I’ve always worn my pessimism like a badge of honor. Optimism is for suckers. Better to be on constant high alert for the worst possible outcome so it can’t blindside you. Where an optimist might perceive a cloudy sky as a promise of nourishing rain, a pessimist anticipates an oncoming downpour that will cause a major leak in the roof costing thousands of dollars to fix, not to mention the flood in the backyard caused by a break in the mainline caused by the weight of the sodden soil that can’t absorb all the water from this storm of biblical proportions. That is, unless, like me, you live in LA, where clouds don’t mean dick since El Niño has proven to be an elusive bastard, leaving us destined to remain in a drought until Southern California becomes a dust bowl and we residents are forced flee to a place where something other than ocean mist constitutes rain.
See? Pessimist, that’s me.
But not this year. This is my year of serene optimism.
My change of heart came about partly because of some fantastic women who invited me to meet with them at the beginning of January to set some goals for the year. I accepted, although I wasn’t entirely comfortable with the idea. I’ve never been one to verbalize my goals and dreams since doing so might tip off the universe about what to steal from me.
Yup, I know. Pessimist.
During this meeting, we decided to each come up with a theme for how to approach our yearly goals, something that encouraged us to make choices outside our comfort zones.
The first theme that occurred to me was “Determined Optimism” since my pessimism had been exhausting me for, well, forever. But “determined” seemed to cancel out “optimism;” it sounded so grim, so forced next to that cheery word, “optimism,” which, lest we forget, is for suckers. So, after the meeting, I pushed the theme to the back of my mind, where my pessimism insisted on examining it from all angles. “Oh, please,” I could hear my pessimism scoff in the middle of the night, “there’s no way you’ll ever pull off any kind of optimism no matter how you try to disguise it.”
For the next couple of weeks, I panicked. My year had no theme, none that I could pull off, anyway. I was destined to be as unproductive as ever. I’d never amount to anything. Ever.
I also started to notice how much my own pessimism has infected my son. At eleven years old, he groans when a drawing he’s working on doesn’t go as planned. “It’s terrible,” he tells me even though when I look at it, I see something extraordinary. If we’re running late for a movie or if he gets a lower grade than he anticipated on a math test, he assumes the worst will ensue: we’re going to miss the movie entirely; he’ll fail math for the year. It kills me to hear my own bleak outlook coming out of his mouth. It kills me to see him so stressed about things that may never happen.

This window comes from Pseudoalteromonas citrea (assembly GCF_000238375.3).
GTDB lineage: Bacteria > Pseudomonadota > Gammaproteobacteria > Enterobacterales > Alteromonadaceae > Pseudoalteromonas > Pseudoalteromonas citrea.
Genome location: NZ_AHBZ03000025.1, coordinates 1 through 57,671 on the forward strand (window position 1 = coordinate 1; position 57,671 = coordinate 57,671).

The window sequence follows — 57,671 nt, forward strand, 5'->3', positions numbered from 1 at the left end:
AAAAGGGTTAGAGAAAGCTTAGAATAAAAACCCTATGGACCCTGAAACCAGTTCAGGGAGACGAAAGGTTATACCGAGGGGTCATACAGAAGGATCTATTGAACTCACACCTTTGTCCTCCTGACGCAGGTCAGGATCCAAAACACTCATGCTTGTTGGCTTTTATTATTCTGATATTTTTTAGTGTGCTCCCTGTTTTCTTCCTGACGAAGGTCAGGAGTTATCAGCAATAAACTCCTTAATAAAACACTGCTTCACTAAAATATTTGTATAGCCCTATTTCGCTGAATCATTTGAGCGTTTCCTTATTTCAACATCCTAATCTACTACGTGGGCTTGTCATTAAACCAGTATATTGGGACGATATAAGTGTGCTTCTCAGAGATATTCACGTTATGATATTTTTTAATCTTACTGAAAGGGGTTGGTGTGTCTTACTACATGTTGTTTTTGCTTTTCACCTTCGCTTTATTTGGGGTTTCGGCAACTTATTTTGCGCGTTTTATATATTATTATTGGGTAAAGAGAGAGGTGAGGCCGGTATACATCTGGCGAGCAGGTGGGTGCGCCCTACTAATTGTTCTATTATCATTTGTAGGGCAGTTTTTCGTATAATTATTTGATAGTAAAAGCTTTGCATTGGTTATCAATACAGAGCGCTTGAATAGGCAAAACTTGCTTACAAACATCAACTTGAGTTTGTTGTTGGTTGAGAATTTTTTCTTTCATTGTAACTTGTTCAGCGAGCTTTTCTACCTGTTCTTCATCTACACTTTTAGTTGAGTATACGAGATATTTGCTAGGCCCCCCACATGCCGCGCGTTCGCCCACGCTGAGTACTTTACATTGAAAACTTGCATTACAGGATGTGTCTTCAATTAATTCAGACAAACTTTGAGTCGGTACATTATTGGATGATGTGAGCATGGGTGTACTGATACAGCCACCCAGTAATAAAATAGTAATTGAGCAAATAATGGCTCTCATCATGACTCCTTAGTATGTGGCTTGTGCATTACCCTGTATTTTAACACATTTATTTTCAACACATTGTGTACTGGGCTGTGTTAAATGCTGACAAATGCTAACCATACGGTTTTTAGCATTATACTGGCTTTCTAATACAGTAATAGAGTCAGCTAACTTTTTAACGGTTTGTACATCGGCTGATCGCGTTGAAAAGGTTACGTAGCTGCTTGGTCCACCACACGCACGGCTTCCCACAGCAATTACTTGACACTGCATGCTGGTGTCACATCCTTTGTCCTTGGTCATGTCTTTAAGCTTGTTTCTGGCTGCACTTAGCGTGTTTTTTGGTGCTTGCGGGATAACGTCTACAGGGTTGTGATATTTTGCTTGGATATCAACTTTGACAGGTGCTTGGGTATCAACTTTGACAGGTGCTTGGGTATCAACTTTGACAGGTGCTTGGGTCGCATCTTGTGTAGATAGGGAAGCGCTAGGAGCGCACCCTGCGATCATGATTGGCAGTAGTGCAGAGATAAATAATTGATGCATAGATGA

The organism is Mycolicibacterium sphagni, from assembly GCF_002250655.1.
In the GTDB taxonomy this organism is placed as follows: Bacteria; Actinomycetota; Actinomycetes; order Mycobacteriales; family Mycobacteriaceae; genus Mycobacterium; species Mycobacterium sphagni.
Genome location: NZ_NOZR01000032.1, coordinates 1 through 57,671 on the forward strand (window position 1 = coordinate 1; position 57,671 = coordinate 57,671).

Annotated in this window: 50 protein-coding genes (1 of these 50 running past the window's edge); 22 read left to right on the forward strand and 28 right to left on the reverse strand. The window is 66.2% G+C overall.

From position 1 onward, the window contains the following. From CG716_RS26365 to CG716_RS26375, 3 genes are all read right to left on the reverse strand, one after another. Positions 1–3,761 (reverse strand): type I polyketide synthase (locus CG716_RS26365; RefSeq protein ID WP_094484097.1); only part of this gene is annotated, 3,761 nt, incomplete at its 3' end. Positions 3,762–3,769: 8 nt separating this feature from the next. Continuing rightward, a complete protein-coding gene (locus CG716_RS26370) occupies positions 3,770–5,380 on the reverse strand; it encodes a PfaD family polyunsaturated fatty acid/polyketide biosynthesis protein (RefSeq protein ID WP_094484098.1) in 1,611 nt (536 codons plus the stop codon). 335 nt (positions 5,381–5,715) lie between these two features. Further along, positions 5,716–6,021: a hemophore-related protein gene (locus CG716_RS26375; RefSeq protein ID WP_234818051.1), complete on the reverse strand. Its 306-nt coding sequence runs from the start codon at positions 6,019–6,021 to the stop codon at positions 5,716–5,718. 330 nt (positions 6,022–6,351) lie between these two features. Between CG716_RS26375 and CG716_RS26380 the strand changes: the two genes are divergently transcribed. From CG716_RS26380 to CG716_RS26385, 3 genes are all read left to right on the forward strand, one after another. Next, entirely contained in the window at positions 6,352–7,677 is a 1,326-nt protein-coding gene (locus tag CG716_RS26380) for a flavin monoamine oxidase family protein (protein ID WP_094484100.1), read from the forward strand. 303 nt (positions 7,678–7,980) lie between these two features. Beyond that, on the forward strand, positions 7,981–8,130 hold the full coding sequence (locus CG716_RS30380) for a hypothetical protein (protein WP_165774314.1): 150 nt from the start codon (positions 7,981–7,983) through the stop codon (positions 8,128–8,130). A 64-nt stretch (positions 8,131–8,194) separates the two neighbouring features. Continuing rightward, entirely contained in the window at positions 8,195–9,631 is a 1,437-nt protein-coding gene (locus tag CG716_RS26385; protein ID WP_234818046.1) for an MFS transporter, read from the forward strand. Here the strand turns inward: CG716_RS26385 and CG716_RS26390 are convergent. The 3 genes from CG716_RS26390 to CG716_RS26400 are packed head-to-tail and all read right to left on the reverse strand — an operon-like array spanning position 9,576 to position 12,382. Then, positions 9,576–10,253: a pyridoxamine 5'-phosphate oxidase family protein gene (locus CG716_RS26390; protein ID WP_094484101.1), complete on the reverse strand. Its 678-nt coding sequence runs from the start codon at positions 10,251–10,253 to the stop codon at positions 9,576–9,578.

Then, the other day, when we were driving home from school, he said, “I don’t think I did that great on my quiz today.” His voice sounded dismal, so much like my own that I clutched the steering wheel tight. Behind me, he took a breath. “But, you know what?” he said in a brighter voice. “I can do better on the next one.”
I loosened my grip and glanced at him in the rear view mirror. “That’s true,” I said.
He smiled at me. “I decided to try thinking more about good things this year. It’s one of my resolutions, to be more optimistic.”
Was this my child? Where had he even learned that word? My husband is certainly more of an optimist than me or my son, but he acts on his optimism quietly, calmly. He’s not outspokenly aggressive about his worldviews, the way my son and I are.
“That’s a great goal,” I said. “What made you think of it?”
He told me about how during a photography project that day, he’d slipped on the wet play set and chipped his camera lens case in the fall. “The art teacher said she would take the camera apart and use it as an art project,” he said. “She didn’t get mad, Mommy, or worry that the lens was broken. She found something good about what happened. She’s an optimist, she told me. I thought that was a good way to be.”
He looked so happy as he told the story, so calm, so unlike me, who couldn’t help think about how the school might charge us for the lens or how he might have broken an arm or cracked his skull open, or worse. Where I saw potential catastrophe, he saw opportunity.
Then it hit me: envisioning the worst case scenarios made my stomach clench, put me on high alert, which made it difficult for me to revel in the teacher’s generous response to my son’s accident. But my son, with his fledgling sense of optimism, was excited about his teacher’s proposition, the opportunity his accident provided for him to see the inner workings of a camera, which spurred on his growing love of art and has led him to many calm, serene hours of drawing and sketching and dreaming about being a cartoonist or an architect.
Pessimists worry. Optimists dream.
It’s time to remember how to dream, calmly, serenely, from a place of anticipation and confidence.
So this year, fuck anxious pessimism. It’s time for serene optimism. If you need me, I’ll be sitting in the corner, scribbling away to finish my daily writing goals. Because, you know, I’ve got this. I can do this. I can feel it in my bones.[bctt tweet=”Pessimists worry. Optimists dream.”]
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Yes, you’ve got this. Of course, this is coming from a die-hard optimist. I can look at any disaster and find the possibilities for greatness however minute they may be. 🙂 Enjoy your new outlook on life, Colette. I’m rooting for you!
I think the fact that you can accept yourself, beyond optimist or pessimist, is so much more important. As that means you can still control your life and thereby choose the pathway making you most happy or most successful.
Then enjoy, self-earned is the most authentic path. May the joy outweigh the troubles. Bye.